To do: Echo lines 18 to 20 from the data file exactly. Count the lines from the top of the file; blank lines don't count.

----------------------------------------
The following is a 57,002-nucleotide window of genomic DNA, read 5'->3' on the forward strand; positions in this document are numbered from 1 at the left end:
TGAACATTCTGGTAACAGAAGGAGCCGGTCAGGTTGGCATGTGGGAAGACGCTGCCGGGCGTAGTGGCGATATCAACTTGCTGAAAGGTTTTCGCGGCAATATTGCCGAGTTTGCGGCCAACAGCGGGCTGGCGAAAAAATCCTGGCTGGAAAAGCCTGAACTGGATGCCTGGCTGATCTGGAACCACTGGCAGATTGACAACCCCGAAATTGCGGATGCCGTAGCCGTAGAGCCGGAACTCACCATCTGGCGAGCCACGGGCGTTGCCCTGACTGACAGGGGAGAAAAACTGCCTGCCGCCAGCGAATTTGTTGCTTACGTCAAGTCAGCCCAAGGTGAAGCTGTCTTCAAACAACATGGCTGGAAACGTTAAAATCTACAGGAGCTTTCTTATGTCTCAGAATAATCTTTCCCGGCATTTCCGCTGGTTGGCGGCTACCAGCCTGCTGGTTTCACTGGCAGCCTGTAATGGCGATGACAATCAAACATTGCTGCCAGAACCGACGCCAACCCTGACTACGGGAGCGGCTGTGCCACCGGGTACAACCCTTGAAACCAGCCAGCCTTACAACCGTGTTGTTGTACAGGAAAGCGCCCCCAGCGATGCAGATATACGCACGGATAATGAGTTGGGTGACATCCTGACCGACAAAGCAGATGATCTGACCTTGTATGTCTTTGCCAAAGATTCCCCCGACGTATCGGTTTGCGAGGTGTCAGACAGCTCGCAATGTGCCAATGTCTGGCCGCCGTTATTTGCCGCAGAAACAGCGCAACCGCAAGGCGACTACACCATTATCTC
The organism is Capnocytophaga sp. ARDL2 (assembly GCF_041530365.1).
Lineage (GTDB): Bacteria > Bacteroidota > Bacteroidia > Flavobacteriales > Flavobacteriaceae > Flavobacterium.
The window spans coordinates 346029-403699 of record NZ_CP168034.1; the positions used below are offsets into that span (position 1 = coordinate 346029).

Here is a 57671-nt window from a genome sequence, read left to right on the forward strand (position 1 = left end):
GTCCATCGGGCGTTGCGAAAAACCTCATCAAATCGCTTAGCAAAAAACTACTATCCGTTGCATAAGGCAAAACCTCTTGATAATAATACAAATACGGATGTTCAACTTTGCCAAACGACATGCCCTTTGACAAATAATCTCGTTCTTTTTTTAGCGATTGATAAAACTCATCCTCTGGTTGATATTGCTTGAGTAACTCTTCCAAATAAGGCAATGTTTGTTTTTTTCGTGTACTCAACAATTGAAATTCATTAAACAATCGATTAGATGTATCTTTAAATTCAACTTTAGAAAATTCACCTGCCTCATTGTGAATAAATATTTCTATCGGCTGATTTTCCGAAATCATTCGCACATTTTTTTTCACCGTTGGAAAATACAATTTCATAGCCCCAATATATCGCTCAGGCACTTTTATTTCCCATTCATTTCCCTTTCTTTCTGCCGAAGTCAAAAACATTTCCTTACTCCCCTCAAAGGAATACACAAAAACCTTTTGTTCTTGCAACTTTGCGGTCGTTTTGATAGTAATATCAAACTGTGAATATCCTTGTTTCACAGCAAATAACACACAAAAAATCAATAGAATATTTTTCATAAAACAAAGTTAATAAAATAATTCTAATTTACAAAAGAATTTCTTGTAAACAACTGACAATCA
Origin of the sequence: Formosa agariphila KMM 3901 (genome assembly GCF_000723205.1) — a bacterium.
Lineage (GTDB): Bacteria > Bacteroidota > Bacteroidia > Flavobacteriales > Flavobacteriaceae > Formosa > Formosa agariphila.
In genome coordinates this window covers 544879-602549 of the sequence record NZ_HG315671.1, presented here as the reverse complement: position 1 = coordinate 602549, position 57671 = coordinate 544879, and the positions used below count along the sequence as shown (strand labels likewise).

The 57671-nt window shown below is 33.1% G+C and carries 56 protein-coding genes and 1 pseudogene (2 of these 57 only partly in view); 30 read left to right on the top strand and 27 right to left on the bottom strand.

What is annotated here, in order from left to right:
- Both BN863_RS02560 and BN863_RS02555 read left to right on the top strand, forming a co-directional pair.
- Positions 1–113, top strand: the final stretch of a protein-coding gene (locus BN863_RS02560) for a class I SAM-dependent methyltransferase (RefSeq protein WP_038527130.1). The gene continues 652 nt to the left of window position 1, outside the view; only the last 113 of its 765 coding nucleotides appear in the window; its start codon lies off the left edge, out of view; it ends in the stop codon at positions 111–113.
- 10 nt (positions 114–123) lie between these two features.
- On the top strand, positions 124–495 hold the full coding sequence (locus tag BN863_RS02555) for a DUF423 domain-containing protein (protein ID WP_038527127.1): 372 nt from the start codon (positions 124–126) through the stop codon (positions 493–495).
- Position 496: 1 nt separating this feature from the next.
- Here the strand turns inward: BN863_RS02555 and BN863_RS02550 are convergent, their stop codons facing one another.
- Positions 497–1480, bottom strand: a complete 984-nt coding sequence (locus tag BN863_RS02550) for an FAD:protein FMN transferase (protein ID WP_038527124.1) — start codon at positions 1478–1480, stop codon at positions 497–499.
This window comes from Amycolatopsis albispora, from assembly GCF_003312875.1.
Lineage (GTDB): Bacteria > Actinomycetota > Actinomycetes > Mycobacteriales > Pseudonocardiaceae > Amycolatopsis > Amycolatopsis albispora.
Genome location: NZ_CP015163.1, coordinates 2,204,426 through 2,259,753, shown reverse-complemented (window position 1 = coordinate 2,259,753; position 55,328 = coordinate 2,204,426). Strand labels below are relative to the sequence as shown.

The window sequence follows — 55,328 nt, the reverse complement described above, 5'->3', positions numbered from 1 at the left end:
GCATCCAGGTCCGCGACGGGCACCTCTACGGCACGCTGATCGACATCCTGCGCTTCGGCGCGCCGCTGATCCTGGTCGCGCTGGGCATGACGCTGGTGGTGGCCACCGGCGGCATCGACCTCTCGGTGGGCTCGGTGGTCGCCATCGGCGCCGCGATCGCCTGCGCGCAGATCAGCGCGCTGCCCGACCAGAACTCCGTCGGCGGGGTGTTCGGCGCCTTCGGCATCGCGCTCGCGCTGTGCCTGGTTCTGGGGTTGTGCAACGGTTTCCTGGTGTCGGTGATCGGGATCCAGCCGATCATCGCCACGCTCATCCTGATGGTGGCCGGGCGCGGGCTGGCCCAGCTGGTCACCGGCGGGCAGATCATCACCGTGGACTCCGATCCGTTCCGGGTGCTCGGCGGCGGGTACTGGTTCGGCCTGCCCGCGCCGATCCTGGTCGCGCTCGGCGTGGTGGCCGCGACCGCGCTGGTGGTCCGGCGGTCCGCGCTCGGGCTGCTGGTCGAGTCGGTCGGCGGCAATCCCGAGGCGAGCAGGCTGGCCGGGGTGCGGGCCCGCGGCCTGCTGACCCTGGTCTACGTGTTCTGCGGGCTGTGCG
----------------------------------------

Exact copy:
- Here the strand turns inward: BN863_RS02555 and BN863_RS02550 are convergent, their stop codons facing one another.
- Positions 497–1480, bottom strand: a complete 984-nt coding sequence (locus tag BN863_RS02550) for an FAD:protein FMN transferase (protein ID WP_038527124.1) — start codon at positions 1478–1480, stop codon at positions 497–499.
This window comes from Amycolatopsis albispora, from assembly GCF_003312875.1.